By William Montgomery, CEO of TEN
Poor leadership in good times can be hidden, but poor leadership in bad times is a recipe for disaster. To find out why leaders fail, Harvard Business School scrutinised results from two studies:
In the first, they collected 360 -degree feedback data on more than 450 Fortune 500 executives and then teased out the common characteristics of the 31 who were fired over the next three years. In the second, they analysed 360-degree feedback data from more than 11,000 leaders and identified the 10% who were considered least effective.
They then compared the ineffective leaders with the fired leaders to come up with the 10 most common leadership shortcomings. Every bad leader had at least one, and most had several.
These sound like obvious flaws that any leader would try to fix. But the ineffective leaders they studied were often unaware that they exhibited these behaviors. In fact, those who were rated most negatively rated themselves substantially more positively.
Leaders should take a very hard look at themselves and ask for candid feedback on performance in these specific areas. Their jobs may depend on it.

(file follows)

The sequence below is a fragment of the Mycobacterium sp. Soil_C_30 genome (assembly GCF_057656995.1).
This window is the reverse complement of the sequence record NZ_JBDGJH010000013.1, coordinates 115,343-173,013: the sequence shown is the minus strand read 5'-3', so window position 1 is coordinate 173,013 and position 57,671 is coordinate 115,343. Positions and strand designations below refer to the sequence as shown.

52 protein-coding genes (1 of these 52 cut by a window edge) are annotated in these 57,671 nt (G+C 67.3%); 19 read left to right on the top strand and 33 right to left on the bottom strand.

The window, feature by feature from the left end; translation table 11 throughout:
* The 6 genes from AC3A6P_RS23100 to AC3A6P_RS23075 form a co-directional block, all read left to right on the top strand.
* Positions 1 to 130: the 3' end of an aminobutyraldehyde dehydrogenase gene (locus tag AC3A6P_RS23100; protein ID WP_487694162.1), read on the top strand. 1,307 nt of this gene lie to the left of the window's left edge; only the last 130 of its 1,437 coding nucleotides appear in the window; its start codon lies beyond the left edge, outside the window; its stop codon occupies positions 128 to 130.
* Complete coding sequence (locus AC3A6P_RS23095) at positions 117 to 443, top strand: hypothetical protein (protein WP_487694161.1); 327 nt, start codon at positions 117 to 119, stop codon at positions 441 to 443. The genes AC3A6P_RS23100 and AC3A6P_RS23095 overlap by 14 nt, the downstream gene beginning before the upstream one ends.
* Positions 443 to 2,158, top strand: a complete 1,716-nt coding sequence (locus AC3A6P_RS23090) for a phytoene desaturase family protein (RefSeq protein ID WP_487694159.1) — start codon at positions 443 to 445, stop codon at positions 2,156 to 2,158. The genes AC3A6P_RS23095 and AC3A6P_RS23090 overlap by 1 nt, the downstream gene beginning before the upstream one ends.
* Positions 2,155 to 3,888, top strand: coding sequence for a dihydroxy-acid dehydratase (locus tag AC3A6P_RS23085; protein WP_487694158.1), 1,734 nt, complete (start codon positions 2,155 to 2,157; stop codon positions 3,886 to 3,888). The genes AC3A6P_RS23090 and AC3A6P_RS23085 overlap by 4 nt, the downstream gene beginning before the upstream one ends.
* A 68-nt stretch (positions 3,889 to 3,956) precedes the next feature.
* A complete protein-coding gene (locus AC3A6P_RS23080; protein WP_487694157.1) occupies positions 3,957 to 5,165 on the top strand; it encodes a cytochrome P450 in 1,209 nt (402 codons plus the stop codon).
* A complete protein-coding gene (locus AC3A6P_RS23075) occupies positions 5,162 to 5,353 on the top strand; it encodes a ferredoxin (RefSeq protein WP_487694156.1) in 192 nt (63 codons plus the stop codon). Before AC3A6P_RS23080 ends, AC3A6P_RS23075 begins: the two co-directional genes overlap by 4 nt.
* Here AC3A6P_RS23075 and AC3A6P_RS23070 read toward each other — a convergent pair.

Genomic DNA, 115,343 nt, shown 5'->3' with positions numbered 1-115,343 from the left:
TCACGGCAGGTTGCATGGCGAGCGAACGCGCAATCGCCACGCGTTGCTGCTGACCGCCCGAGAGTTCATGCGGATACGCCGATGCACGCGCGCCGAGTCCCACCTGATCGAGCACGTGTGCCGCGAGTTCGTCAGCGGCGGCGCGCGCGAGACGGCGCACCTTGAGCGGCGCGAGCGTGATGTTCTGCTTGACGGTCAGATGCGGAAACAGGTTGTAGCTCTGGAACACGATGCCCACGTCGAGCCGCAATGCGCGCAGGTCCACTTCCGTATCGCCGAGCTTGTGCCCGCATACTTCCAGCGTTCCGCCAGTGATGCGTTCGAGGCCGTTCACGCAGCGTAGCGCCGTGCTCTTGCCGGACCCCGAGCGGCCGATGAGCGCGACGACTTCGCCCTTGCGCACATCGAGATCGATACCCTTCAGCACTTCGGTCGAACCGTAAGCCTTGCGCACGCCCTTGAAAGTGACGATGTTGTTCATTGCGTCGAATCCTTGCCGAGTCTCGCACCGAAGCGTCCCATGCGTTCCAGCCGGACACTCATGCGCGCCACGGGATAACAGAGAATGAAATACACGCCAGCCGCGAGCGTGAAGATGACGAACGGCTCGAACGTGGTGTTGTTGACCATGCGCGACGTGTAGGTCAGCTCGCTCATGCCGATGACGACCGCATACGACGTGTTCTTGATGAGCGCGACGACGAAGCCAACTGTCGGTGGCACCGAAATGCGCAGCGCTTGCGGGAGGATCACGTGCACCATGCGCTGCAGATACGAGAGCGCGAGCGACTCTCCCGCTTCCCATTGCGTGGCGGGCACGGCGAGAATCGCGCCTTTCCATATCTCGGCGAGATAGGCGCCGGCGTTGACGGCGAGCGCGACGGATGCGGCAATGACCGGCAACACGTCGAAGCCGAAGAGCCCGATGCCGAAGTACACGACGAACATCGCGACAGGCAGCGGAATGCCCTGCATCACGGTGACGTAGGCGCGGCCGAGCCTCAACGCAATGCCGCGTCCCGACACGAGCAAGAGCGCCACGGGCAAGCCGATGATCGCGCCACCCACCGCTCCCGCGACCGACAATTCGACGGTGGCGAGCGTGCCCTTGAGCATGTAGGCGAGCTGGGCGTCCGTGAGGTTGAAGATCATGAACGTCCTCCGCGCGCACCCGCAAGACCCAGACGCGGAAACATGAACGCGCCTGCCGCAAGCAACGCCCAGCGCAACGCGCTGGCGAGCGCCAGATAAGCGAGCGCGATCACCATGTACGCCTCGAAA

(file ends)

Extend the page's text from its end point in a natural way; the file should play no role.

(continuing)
1. Lack energy and enthusiasm. They see new initiatives as a burden, rarely volunteer, and fear being overwhelmed. One such leader was described as having the ability to “suck all the energy out of any room.”
2. Accept their own mediocre performance. They overstate the difficulty of reaching targets so that they look good when they achieve them. They live by the mantra “under promise and over deliver.”
3. Lack clear vision and direction. They believe their only job is to execute. Like a hiker who sticks close to the trail, they’re fine until they come to a fork.
4. Have poor judgment. They make decisions that colleagues and subordinates consider to be not in the organization’s best interests.
5. Don’t collaborate. They avoid peers, act independently, and view other leaders as competitors. As a result, they are set adrift by the very people whose insights and support they need.
6. Don’t walk the talk. They set standards of behavior or expectations of performance and then violate them. They’re perceived as lacking integrity.
7. Resist new ideas. They reject suggestions from subordinates and peers. Good ideas aren’t implemented, and the organization gets stuck.
8. Don’t learn from mistakes. They may make no more mistakes than their peers, but they fail to use setbacks as opportunities for improvement, hiding their errors and brooding about them instead.
9. Lack interpersonal skills. They make sins of both commission (they’re abrasive and bullying) and omission (they’re aloof, unavailable, and reluctant to praise).
10. Fail to develop others. They focus on themselves to the exclusion of developing subordinates, causing individuals and teams to disengage.
CEO of TEN
Through his workshops, William Montgomery has helped hundreds of organisations and schools plus thousands of people to achieve their potential. To discuss your continuous improvement requirements, please call 0117 325 2010 or send a message to firstname.lastname@example.org.